I made a few pictures of this vintage Chevy on the way to Mablethorpe the other week, some with my Canon Sure Shot Z135, and some with my Zeiss-Mess-Ikonta 524/16. I photographed the same car before when I passed by last year, using the Zeiss on that occasion too, but with some Ektar (and in bright sunshine). The conditions this year were more subdued, the same layer of thin, high cloud that would be present most of the day, obscuring the sun so that much of of the light was diffused, removing much of the contrast. Despite this, I still like how both these images turned out.
I think the car is a Chevy Townsman from the early 50s, but I’m happy to be corrected by someone more knowlegeable about such things.
EDIT: I’ve been informed my fellow blogger, Jim Grey, that it’s actually a Chevrolet Sedan Delivery. Thank you Jim.
I took this shot while using up the final frames on this roll of Shanghai GP3. The walk along the towpath beside the Chesterfield Canal is known as The Cuckoo Way and can be followed from Chesterfield all the way to the point where the canal enters the River Trent, approx 50 miles away.
Although it was a very hot and bright day, the place where this canal-boat was moored was in shadow from the trees beside the canal towpath and I had to open the Zeiss to it’s widest aperture to get a decent shutter speed on the 100asa film.
I don’t normally shoot the camera wide open as it performs better when stopped down, plus the uncoupled rangefinder design can make it a bit of a best guess for fine focusing.
In this case though, the boat was far enough away for the focusing to not be too much of a concern and I quite like the way the lens has rendered the scene. It’s hardly some kind of “bokeh monster”, but has given a nice hint of seperation in the focus.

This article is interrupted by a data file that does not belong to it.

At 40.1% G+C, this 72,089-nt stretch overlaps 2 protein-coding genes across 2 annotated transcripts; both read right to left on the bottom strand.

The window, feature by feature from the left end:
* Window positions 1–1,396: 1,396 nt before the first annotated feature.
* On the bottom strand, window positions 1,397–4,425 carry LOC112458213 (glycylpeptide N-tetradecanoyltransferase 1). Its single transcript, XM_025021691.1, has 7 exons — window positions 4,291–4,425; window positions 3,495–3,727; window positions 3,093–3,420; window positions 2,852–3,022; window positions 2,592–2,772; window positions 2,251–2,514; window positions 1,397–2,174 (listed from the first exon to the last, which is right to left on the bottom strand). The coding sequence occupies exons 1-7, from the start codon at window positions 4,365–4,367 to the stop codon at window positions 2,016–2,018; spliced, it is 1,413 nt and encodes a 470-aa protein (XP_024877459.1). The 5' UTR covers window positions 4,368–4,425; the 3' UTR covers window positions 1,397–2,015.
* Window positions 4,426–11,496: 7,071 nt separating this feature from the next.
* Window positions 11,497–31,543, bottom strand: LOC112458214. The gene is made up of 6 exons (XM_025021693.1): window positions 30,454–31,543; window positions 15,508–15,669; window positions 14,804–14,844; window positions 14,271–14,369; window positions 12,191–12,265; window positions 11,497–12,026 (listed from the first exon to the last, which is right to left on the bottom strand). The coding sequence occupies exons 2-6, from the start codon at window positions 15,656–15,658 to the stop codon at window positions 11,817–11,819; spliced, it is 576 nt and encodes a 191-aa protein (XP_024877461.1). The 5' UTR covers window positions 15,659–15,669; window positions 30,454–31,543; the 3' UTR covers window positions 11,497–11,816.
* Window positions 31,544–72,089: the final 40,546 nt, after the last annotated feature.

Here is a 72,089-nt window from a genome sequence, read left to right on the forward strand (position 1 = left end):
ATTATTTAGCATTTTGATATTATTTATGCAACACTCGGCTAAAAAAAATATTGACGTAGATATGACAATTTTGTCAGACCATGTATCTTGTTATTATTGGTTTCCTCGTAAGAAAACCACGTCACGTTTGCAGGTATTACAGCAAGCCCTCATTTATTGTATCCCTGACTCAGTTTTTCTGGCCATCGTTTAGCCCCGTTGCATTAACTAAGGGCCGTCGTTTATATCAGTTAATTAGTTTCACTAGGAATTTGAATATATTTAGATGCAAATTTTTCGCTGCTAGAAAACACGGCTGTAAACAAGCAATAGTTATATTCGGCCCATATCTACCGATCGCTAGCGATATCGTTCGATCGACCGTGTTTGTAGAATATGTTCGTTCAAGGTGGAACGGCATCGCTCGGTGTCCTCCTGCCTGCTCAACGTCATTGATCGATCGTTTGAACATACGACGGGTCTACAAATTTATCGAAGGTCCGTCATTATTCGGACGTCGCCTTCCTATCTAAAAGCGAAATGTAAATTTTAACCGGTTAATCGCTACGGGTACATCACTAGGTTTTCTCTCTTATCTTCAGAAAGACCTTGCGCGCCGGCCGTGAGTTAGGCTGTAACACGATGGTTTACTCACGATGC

After mentioning yesterday that I seem to photograph a lot of churches, here’s another one. I didn’t realise that this was a church until just now, when I looked up the location on Google maps. On the day the photo was made, I just noticed an impressive looking building. I didn’t actually go around the front of the structure, where the purpose of the building would have been revealed, instead turning right and heading towards the town centre after taking the shot.
Another place of worship. I make quite a lot of photographs of churches and similar, despite rarely visiting them for their intended purposes. Despite this, I find them to be interesting locations, visually, cultually and historically, and they are often strikingly beautiful.
This chapel is in a village that I have driven past countless times in my life, but never before this occasion actually ventured within. The village (actually North AND South Wheatley as they’re pretty much joined together now) is skirted by the A620 Gainsborough Road, the route that I always take when visiting Mablethorpe on the east coast – a place I’ve been visiting since I was a young child. While it’s obvious that the village is there, it’s not a place that I, or my grandparents when they drove us as children, ever sought to stop off at.
While this was the first time I’ve ever visited the village, it was still a last minute decision while driving home from North Leverton windmill, and I didn’t really explore the place properly. There is a church, but I didn’t look there, instead taking a few photos down near the methodist chapel, which stands beside a small brook. Maybe I’ll visit again one day, or maybe this will have been a once-in-a-lifetime thing and I’ll simply go back to bypassing the place en-route to other destinations.